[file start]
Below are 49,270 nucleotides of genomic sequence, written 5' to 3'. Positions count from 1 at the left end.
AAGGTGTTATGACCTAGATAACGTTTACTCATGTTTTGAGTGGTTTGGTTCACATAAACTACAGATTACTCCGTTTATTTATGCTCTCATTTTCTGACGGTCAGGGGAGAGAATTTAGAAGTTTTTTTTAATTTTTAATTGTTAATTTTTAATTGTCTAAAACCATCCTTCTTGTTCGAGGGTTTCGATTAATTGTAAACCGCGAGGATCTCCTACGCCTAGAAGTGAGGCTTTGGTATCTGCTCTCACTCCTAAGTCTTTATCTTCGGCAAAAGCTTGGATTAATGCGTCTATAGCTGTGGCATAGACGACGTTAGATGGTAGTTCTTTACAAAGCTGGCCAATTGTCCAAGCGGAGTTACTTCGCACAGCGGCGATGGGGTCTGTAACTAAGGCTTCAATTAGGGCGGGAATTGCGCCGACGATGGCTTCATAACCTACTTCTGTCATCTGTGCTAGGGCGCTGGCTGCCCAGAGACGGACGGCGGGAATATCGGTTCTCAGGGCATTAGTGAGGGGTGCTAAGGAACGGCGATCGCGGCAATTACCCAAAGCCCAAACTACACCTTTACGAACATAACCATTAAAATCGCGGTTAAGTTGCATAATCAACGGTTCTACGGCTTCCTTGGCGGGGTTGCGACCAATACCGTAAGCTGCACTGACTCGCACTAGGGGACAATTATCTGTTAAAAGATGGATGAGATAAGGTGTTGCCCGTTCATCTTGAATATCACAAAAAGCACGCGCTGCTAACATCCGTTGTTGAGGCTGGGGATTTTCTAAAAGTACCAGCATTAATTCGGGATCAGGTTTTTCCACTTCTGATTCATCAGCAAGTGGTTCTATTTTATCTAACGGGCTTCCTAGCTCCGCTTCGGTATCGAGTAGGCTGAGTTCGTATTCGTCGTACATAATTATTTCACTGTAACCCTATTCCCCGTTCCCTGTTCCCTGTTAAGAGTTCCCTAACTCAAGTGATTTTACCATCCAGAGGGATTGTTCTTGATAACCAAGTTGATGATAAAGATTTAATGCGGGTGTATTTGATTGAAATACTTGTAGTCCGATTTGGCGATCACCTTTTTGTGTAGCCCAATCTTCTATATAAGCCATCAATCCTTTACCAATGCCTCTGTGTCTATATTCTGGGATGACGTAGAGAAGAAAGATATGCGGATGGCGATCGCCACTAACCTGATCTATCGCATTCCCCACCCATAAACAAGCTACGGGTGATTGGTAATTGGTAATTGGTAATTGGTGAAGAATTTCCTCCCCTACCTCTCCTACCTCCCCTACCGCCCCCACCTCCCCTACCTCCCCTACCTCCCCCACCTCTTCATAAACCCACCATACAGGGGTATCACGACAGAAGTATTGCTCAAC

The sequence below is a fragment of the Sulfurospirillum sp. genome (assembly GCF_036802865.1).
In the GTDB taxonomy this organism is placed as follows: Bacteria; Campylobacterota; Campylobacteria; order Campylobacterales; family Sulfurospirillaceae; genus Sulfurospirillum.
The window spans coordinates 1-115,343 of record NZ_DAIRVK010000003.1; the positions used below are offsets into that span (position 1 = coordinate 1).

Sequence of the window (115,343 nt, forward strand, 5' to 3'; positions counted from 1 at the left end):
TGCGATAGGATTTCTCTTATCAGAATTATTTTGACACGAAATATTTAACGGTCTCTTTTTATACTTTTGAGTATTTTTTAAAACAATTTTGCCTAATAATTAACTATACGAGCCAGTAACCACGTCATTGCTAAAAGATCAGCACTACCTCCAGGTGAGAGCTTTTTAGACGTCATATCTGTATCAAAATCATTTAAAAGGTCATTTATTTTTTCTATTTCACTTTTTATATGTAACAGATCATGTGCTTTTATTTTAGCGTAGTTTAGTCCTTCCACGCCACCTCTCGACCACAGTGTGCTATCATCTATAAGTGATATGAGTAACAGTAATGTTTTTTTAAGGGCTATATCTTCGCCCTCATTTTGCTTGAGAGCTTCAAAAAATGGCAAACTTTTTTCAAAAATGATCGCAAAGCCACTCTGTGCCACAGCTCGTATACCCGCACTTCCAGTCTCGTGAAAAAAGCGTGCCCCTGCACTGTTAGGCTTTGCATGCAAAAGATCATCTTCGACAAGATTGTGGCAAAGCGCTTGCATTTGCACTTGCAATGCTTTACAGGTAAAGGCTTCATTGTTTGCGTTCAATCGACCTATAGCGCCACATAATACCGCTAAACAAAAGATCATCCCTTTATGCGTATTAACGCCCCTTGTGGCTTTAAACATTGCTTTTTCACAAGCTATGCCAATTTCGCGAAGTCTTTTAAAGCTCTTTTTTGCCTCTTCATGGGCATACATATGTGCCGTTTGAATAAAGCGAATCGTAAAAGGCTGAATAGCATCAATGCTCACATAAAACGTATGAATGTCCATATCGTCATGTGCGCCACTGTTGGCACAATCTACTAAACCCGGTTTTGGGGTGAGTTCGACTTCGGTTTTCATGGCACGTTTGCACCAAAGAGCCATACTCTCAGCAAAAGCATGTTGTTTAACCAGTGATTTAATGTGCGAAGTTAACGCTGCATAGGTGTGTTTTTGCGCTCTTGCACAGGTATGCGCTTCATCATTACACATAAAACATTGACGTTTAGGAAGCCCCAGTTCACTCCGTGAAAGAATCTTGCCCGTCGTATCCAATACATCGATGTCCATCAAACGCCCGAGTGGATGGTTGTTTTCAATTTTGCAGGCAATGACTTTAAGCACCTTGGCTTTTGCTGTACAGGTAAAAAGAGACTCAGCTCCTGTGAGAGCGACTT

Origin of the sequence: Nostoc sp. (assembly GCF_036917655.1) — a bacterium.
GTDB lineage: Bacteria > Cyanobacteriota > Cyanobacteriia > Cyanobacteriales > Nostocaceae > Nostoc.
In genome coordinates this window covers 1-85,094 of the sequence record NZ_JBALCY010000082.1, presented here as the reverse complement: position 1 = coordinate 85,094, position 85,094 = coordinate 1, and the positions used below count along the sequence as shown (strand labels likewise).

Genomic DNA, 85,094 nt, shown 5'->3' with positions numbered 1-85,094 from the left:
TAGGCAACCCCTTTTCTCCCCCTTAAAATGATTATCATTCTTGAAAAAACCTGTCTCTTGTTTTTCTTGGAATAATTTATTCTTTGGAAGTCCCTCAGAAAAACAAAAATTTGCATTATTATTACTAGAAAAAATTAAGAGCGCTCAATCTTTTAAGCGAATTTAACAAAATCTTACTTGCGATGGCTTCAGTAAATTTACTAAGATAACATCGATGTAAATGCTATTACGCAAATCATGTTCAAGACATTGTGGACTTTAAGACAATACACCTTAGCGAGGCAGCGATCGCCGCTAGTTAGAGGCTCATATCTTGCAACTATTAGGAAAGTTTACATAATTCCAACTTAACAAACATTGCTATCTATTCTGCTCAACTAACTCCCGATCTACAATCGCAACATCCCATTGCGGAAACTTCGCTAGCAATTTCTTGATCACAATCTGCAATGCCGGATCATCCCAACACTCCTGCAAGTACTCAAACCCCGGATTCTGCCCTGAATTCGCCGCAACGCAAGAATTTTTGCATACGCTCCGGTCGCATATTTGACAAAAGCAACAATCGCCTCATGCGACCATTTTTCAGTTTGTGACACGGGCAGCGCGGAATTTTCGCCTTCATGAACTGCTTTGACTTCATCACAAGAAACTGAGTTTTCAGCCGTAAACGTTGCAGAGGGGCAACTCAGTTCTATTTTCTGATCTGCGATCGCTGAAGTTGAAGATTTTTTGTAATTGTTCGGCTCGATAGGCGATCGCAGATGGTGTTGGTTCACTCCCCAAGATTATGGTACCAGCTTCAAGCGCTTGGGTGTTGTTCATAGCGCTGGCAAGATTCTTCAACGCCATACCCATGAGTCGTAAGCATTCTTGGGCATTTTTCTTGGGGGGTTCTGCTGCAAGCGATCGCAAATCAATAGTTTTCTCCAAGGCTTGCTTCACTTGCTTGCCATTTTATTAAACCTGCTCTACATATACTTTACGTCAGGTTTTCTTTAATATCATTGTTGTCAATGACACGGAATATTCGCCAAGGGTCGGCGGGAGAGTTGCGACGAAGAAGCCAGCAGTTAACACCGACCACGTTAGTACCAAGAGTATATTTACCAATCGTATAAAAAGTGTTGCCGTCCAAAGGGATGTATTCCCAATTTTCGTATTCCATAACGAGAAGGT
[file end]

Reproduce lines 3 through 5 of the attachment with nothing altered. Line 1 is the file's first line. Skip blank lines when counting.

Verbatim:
The sequence below is a fragment of the Sulfurospirillum sp. genome (assembly GCF_036802865.1).
In the GTDB taxonomy this organism is placed as follows: Bacteria; Campylobacterota; Campylobacteria; order Campylobacterales; family Sulfurospirillaceae; genus Sulfurospirillum.
The window spans coordinates 1-115,343 of record NZ_DAIRVK010000003.1; the positions used below are offsets into that span (position 1 = coordinate 1).